Sure, it’s a common fear to be afraid of snakes or spiders but if you have arachibutyrophobia, you’re among a small percentage of people that have a fear of peanut butter sticking to the roof of their mouths. This phobia also goes along with a fear of choking or a fear of sticky textures.
54. Did you know there’s a peak cuteness for puppies?
In 2018, a study was conducted by Arizona State University comparing how people viewed the “cuteness” of dogs. They found that puppies actually hit their ultimate cuteness around 6-8 weeks old!
55. Did you know Antarctica is covered in a sheet of ice that’s 7,000 feet thick?
That’s about 19 football fields thick! The US Antarctic Program also says that if the ice sheet ever melted, it would raise the sea levels all across the globe to an estimated 200 feet. That’s enough to submerge much of the Gulf and Atlantic coastal areas of the US!
56. Did you know our sharpest memories are from early adulthood?
Usually called the “reminiscence bump”, this psychological concept theorizes that as adults reflect on their lives, they remember more events from their twenties than from any other time!
57. Did you know a Brazilian man was killed in bed when a cow fell through the roof and landed on him?
In 2013, Joao Maria de Souza was taking a nap in bed when a cow that had been grazing on grass on a hill behind his house walked onto the asbestos roof and fell through, landing on de Souza. The injured man was taken to a hospital where he later succumbed to his injuries.
58. Did you know there is a species of jellyfish that never dies?
Turritopsis dohrnii aka The Immortal Jellyfish is known to be able to revert back into its adolescent state after going through adulthood—making it basically eternal!
59. Did you know a single watermelon once sold for $6,125?
A man in Japan 2008 bought a nearly black Densuke watermelon for ¥650,000 or $6,125. This special kind of watermelon is only grown on the island of Hokkaido and has a different kind of sweetness than the watermelon we’re used to eating!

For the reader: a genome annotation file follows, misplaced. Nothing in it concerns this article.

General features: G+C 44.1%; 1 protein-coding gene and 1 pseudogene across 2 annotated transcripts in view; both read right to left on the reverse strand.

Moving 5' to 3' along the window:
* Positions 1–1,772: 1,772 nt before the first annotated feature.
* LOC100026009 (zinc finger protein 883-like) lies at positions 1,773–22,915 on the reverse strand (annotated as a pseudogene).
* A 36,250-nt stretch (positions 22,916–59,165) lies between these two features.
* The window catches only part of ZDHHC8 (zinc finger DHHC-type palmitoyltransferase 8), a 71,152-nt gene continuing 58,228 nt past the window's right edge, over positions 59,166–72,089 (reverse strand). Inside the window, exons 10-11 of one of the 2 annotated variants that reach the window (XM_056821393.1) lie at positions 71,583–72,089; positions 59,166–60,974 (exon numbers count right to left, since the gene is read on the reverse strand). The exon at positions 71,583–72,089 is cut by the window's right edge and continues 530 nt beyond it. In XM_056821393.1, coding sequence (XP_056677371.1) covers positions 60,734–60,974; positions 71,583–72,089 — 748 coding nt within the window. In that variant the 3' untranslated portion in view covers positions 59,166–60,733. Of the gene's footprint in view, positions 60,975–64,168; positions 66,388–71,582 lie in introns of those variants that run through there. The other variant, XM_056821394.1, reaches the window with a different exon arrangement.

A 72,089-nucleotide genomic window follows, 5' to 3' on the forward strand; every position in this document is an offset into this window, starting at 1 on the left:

60. Did you know the art of Bambi was inspired by Chinese landscape paintings?
Created by the innovated Chinese-born lead artist of the film, Tyrus Wong, the backgrounds in Disney’s Bambi were inspired by landscape paintings of the Song dynasty. Even though the film was a critical success, Wong would face discrimination and poverty before finding acclaim once again in the 90s.
61. Did you know Einstein’s brain was stolen when he died?
When Nobel Prize-winning physicist Albert Einstein passed away on April 18, 1955, he left behind specific instructions. He didn’t want his body to be “worshipped” or his brain to be studied so he wished to be cremated. However, Thomas Harvey, the pathologist who was on call when Einstein died didn’t quite respect Einstein’s wishes. Instead, he stole Einstein’s brain. When Einstien’s family found out, they didn’t press charges or quite object to the theft and Harvey was able to keep the brain in two jars in his basement.
62. Did you know King Tut owned a dagger from outer space?
King Tutankhamun had lots of cool things that were buried with him when he died, but one of his most intriguing may have been a dagger made of meteoric metal when archaeologists found it in his tomb in 1925. Recently scientists were able to confirm the dagger was made of iron, nickel, and cobalt which strongly suggests an origin that is out of this world!
63. Did you know Santa Claus was given an official pilot’s license in 1927?
When the big man in red makes his annual trip around the globe on Christmas Eve, you can sleep even more soundly knowing he’s legal to drive. In 1927, Santa Claus was given a pilot’s license from the US Assistant Secretary of Commerce for Aeronautics, William P. MacCracken.